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Thursday, October 28, 2010

The (Holy) Ghost in the Machine

An interesting discussion last night about the future of the function and models of ministry in a social context that is rapidly and fundamentally changing from the kind of culture that supported community-based churches in the past.

Our new director of ministry, Rev. Linda Phillips, encouragingly addressed how we need to think of new ministerial models to do more with less, including the use of the technology of social networking, to build community. 45% of UK internet traffic, she noted, is entirely Facebook. It was good to hear someone in religious leadership for once actually embracing the new technologies as a possible tool for ministry. I mean, it already is in many denominations, but rather less so in ours, and our church membership numbers are plummeting here in the UK. No one denies this sad fact. A connection, perhaps?

I shouldn't have been as shocked as I was, though, that this unsentimental engagement with the reality of social change was met with loud rejoinder by one of our colleagues, rejecting this notion, in favour of 'ye good olde' model of getting people physically present together, which of course is working so well for us and for lots of other traditional community structures. Predictably, this passionate appeal was met with applause. But I fear a return to the past is not possible.

Did you know, for example, that bowling leagues in the USA, once a community staple, have utterly collapsed in the last few years? A recent study by Robert Putnam, called "Bowling Alone", sees this as an indication of the sort of radical social changes described in Rev. Phillips' talk.

Can technology like Facebook ever hope to effectively redress a loss of physically co-present social networks? The answer is nuanced, complex, and full of paradoxes, effectively and simply articulated in this under-graduate short film by students at Middlebury college.

For a denomination like ours, "Both...and" needs to supplant "either...or". Drawing battle-lines between technology and church is utterly counter-productive. Technology and physical co-presence are not mutually exclusive. This is effectively demonstrated in this film of students and seniors (who used to belong to 'real' bowling leagues) meeting together to use a Wii bowling set-up. This meeting is both technologically mediated AND physically co-present, and would not have been possible in a REAL bowling alley, given the seniors' physical frailty. It's a lovely interaction where everyone wins:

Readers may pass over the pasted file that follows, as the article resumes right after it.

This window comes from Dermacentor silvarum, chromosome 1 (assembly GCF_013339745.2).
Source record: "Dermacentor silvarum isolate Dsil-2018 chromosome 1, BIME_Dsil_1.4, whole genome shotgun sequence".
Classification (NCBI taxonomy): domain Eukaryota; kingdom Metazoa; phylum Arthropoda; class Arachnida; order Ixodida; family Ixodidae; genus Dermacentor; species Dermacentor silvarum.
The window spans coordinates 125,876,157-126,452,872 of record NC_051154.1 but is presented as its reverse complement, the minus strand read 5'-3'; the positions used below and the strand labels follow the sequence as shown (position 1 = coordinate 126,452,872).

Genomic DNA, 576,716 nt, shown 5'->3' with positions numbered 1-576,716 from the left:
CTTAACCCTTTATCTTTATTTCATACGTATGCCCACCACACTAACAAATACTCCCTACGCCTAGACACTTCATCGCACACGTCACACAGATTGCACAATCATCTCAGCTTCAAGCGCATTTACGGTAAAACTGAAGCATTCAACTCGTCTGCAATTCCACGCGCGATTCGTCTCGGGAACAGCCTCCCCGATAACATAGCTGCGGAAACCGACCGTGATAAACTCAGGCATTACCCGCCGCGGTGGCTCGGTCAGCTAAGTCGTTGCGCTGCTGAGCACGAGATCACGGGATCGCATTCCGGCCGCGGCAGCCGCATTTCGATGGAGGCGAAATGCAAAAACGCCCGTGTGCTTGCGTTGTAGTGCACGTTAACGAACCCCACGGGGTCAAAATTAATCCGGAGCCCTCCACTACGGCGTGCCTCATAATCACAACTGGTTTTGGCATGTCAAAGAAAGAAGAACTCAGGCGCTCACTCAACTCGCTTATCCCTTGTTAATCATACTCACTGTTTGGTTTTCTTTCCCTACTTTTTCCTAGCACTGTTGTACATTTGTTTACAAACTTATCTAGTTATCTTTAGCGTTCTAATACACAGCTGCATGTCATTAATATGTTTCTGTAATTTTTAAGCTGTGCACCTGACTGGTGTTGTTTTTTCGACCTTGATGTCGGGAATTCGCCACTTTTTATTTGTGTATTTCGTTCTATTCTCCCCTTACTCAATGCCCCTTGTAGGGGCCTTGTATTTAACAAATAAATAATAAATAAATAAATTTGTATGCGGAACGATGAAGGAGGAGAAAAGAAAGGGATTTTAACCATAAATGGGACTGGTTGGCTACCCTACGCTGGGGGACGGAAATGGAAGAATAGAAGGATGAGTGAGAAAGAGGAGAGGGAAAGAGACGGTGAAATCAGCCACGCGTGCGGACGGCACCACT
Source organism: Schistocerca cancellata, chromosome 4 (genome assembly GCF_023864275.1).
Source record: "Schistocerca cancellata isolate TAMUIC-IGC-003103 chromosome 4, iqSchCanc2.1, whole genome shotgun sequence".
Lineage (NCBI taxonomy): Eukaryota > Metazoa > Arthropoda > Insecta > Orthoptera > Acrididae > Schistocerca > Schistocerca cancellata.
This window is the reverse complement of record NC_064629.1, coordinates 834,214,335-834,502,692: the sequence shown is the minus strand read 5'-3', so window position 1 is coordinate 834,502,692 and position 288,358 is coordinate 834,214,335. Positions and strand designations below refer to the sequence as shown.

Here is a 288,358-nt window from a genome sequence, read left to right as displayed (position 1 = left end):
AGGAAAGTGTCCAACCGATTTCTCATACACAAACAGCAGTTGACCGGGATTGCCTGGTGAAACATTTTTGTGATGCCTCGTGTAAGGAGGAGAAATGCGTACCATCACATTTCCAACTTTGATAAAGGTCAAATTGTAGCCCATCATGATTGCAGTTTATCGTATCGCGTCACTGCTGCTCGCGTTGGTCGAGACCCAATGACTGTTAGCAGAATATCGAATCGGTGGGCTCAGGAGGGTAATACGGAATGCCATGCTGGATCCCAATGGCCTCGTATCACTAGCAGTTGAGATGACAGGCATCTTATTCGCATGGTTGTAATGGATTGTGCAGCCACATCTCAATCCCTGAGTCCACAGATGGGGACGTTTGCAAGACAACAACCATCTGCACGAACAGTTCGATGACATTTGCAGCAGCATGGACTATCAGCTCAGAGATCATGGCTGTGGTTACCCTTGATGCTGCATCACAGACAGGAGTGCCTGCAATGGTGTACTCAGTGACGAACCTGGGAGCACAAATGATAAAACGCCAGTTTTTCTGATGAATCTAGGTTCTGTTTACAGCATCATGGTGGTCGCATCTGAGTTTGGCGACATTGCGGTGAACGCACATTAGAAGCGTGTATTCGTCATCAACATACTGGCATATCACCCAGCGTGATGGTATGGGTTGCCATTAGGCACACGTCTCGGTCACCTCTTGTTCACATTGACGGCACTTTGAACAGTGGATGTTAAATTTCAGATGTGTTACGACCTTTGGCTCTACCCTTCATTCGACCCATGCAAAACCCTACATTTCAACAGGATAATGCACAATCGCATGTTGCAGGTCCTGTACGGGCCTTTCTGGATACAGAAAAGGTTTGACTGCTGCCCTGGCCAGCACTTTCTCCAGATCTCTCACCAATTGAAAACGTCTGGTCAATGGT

The notion of "social capital", raised in the first film, can come, it seems, in all shapes and sizes, technologically mediated and physically co-present. Last night's anti-technology spokesman quipped "You can't hold hands with a hologram", and that is true. But if the alternative is no hand at all, I know what I'd want for my aged parent. As an ex-pat for 25 years, virtual community with family, friends, and yes, even lovers, has sustained me in ways that would not otherwise have been possible within the constraints imposed by distance. So bless it, I say.

Contextual theology asks "where is God in all this messy contemporary context?" And I'm sure I can't offer a definitive answer. But to suggest that any "Ground of all being" cannot operate in virtual contexts is to impose limits on God, and to suggest that revelation of God is sealed in the past. And what sort of God would that be?

Answers on a postcard (or email), please....


  1. It's funny reading this as it makes me think of how the Catholic Church in Australia dealt with 'virtual' community issues with its early morning broadcasts on free to air TV of the mass by a solo priest. It gave access to the core of what the faith is built around to those who couldn't be there to witness and participate in it, but it couldn't give the the essential utterly core to that mass, receiving the Eucharist. Your Luddite contributor has a point when it comes the limitations of what social networking can achieve across the boundaries of time and space to unite people in a community on this particular point. At the same time, it is nonetheless totally vital these tools be used and how they can be used be explored. The Mary MacKillop Facebook page has been around for years. Has huge numbers of friends of diverse ages, backgrounds, theological takes on Catholicism. It's the sort of thing as your Director of Ministry would recognise, is needed to attract and bring people together. It's the issue that all faiths or communities engaged in exploring it are dealing with, but the trick is how the, as you put it, 'both... and' work together depending on what's possible and what's considered vital in using communication network tools. The distinctions are rather important, because life and its flesh and blood interactions are REAL life, and the technologies and tools we have need to serve and enhance this reality, something that needs to always be kept foremost in mind as these challenges are worked through.

  2. the theme for the Ministers' Pre-Conference at GA next year is Tomorrow's Ministry - how ministers can use the new technology (including Facebook etc) to build community. See you there ...